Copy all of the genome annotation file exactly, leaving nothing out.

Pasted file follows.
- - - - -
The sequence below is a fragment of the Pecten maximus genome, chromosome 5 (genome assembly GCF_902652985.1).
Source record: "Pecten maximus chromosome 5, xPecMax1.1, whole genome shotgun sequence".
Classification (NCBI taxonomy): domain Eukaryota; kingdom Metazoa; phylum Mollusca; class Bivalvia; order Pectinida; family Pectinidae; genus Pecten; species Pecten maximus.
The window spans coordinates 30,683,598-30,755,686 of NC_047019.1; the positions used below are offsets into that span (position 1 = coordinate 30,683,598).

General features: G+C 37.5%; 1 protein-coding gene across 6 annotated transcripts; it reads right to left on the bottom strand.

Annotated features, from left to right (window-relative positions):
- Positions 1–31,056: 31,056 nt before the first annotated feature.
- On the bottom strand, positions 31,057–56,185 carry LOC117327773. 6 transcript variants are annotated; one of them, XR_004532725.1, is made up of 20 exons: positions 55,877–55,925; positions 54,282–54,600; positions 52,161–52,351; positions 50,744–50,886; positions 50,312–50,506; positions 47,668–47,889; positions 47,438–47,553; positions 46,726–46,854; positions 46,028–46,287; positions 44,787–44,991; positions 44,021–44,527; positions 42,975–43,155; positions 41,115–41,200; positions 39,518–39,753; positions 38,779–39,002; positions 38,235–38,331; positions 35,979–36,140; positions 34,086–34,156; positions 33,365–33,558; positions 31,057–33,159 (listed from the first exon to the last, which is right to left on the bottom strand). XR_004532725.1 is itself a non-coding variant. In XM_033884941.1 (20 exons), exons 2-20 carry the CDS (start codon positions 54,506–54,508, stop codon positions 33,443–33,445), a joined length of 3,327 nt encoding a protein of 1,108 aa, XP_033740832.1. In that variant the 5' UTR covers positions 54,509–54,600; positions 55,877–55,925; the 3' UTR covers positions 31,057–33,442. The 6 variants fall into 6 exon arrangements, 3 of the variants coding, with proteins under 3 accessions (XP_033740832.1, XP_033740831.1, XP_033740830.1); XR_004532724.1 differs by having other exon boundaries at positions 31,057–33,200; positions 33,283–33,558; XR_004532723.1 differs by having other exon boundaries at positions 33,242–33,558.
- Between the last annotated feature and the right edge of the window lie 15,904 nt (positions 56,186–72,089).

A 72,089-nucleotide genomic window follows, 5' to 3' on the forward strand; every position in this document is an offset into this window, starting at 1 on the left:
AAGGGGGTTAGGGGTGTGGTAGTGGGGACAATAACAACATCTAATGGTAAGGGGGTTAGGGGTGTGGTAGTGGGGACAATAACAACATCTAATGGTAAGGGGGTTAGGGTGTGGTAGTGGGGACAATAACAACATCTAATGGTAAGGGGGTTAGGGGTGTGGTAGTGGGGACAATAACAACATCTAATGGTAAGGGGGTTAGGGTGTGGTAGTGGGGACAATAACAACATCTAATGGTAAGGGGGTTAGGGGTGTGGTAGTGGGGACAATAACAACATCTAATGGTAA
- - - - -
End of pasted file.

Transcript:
The sequence below is a fragment of the Pecten maximus genome, chromosome 5 (genome assembly GCF_902652985.1).
Source record: "Pecten maximus chromosome 5, xPecMax1.1, whole genome shotgun sequence".
Classification (NCBI taxonomy): domain Eukaryota; kingdom Metazoa; phylum Mollusca; class Bivalvia; order Pectinida; family Pectinidae; genus Pecten; species Pecten maximus.
The window spans coordinates 30,683,598-30,755,686 of NC_047019.1; the positions used below are offsets into that span (position 1 = coordinate 30,683,598).

General features: G+C 37.5%; 1 protein-coding gene across 6 annotated transcripts; it reads right to left on the bottom strand.

Annotated features, from left to right (window-relative positions):
- Positions 1–31,056: 31,056 nt before the first annotated feature.
- On the bottom strand, positions 31,057–56,185 carry LOC117327773. 6 transcript variants are annotated; one of them, XR_004532725.1, is made up of 20 exons: positions 55,877–55,925; positions 54,282–54,600; positions 52,161–52,351; positions 50,744–50,886; positions 50,312–50,506; positions 47,668–47,889; positions 47,438–47,553; positions 46,726–46,854; positions 46,028–46,287; positions 44,787–44,991; positions 44,021–44,527; positions 42,975–43,155; positions 41,115–41,200; positions 39,518–39,753; positions 38,779–39,002; positions 38,235–38,331; positions 35,979–36,140; positions 34,086–34,156; positions 33,365–33,558; positions 31,057–33,159 (listed from the first exon to the last, which is right to left on the bottom strand). XR_004532725.1 is itself a non-coding variant. In XM_033884941.1 (20 exons), exons 2-20 carry the CDS (start codon positions 54,506–54,508, stop codon positions 33,443–33,445), a joined length of 3,327 nt encoding a protein of 1,108 aa, XP_033740832.1. In that variant the 5' UTR covers positions 54,509–54,600; positions 55,877–55,925; the 3' UTR covers positions 31,057–33,442. The 6 variants fall into 6 exon arrangements, 3 of the variants coding, with proteins under 3 accessions (XP_033740832.1, XP_033740831.1, XP_033740830.1); XR_004532724.1 differs by having other exon boundaries at positions 31,057–33,200; positions 33,283–33,558; XR_004532723.1 differs by having other exon boundaries at positions 33,242–33,558.
- Between the last annotated feature and the right edge of the window lie 15,904 nt (positions 56,186–72,089).

A 72,089-nucleotide genomic window follows, 5' to 3' on the forward strand; every position in this document is an offset into this window, starting at 1 on the left:
AAGGGGGTTAGGGGTGTGGTAGTGGGGACAATAACAACATCTAATGGTAAGGGGGTTAGGGGTGTGGTAGTGGGGACAATAACAACATCTAATGGTAAGGGGGTTAGGGTGTGGTAGTGGGGACAATAACAACATCTAATGGTAAGGGGGTTAGGGGTGTGGTAGTGGGGACAATAACAACATCTAATGGTAAGGGGGTTAGGGTGTGGTAGTGGGGACAATAACAACATCTAATGGTAAGGGGGTTAGGGGTGTGGTAGTGGGGACAATAACAACATCTAATGGTAA